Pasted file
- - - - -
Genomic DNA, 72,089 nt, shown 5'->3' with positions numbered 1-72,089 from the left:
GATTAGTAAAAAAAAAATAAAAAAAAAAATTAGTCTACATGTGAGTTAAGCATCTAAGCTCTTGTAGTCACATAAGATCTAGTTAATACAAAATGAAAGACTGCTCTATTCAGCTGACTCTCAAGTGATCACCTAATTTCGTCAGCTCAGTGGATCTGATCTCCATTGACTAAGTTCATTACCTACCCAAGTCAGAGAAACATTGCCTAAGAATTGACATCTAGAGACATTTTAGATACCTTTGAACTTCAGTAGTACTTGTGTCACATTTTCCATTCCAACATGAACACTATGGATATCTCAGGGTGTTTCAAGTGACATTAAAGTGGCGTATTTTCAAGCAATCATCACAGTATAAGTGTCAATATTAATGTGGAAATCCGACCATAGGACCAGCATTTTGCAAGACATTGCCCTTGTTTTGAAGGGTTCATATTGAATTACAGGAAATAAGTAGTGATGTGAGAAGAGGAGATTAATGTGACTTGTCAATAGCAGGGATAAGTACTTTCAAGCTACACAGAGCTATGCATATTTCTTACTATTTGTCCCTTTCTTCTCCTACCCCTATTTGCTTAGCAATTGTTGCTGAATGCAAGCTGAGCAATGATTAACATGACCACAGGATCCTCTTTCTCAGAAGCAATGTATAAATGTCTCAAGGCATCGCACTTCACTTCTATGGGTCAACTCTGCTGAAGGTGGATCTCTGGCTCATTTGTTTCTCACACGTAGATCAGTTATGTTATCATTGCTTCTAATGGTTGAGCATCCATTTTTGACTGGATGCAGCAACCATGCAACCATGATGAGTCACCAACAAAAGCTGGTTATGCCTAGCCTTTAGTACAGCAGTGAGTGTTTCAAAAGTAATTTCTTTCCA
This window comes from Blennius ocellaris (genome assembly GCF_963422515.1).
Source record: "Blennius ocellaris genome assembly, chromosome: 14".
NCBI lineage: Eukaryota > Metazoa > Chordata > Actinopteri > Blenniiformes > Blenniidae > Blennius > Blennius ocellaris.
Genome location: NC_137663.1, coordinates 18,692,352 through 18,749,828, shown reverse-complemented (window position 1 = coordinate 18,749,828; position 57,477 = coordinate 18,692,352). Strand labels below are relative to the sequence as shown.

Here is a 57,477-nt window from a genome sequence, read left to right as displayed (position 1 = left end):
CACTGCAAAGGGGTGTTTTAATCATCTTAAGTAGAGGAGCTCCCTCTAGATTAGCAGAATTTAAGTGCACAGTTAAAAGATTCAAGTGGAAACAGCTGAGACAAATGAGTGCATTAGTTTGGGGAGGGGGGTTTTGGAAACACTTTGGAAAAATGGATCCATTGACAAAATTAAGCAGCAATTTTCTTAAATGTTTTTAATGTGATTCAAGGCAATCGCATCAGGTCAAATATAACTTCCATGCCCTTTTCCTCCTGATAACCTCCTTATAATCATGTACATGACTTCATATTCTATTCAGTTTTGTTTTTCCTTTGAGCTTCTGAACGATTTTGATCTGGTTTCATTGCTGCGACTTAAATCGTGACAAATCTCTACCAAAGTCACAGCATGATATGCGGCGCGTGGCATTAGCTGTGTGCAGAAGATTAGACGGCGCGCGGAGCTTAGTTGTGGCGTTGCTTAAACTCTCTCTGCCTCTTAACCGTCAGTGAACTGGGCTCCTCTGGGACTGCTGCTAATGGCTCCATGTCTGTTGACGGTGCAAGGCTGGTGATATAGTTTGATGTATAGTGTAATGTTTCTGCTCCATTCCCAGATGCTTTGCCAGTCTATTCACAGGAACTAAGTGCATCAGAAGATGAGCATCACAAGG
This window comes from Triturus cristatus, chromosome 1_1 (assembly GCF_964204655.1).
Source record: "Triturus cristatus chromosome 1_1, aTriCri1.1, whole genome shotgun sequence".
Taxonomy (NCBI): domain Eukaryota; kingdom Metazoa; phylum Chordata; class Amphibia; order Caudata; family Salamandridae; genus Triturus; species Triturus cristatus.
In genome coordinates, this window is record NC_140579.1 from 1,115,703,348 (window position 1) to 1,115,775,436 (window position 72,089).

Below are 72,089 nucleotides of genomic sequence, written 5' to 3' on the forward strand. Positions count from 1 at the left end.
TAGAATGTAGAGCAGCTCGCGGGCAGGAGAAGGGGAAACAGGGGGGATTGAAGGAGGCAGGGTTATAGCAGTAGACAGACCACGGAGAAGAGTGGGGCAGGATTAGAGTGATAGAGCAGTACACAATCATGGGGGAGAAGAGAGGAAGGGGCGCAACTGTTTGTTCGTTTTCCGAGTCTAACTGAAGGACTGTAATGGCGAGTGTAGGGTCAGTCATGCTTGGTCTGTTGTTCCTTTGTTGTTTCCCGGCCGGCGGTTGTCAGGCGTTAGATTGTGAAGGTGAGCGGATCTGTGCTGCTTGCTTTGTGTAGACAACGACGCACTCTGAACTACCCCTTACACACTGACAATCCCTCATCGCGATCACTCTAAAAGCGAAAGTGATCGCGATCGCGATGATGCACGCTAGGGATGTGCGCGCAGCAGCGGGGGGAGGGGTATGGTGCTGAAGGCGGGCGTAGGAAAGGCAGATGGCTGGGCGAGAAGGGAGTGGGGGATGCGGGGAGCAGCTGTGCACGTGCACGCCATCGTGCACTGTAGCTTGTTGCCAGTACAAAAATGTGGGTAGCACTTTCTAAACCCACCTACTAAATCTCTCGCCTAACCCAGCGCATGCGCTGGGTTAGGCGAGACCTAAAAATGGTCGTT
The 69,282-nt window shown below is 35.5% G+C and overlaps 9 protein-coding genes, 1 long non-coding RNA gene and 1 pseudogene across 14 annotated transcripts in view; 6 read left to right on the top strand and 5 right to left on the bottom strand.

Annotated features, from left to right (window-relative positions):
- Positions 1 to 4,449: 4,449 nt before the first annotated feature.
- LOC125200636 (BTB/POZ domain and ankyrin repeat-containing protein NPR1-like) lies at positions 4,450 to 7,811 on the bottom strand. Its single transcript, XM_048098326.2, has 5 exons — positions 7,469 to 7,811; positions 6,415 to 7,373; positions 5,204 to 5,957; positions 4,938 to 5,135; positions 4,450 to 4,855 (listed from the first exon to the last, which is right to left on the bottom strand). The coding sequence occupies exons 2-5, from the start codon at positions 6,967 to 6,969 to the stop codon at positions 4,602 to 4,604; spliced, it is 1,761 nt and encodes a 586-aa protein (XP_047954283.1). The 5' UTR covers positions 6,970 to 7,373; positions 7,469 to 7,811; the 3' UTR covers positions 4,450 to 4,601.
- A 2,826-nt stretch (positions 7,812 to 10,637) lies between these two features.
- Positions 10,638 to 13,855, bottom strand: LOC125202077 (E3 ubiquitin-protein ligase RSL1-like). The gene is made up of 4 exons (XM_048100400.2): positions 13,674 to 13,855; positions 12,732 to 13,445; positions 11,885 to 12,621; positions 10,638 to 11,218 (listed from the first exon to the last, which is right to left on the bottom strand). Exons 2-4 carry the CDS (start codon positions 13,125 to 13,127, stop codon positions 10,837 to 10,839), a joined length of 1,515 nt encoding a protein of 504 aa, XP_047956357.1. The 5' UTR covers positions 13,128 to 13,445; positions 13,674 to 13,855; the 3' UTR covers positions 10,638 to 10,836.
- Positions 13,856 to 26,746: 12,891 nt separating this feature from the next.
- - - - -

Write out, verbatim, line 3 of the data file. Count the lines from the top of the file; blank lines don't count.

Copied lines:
This window comes from Blennius ocellaris (genome assembly GCF_963422515.1).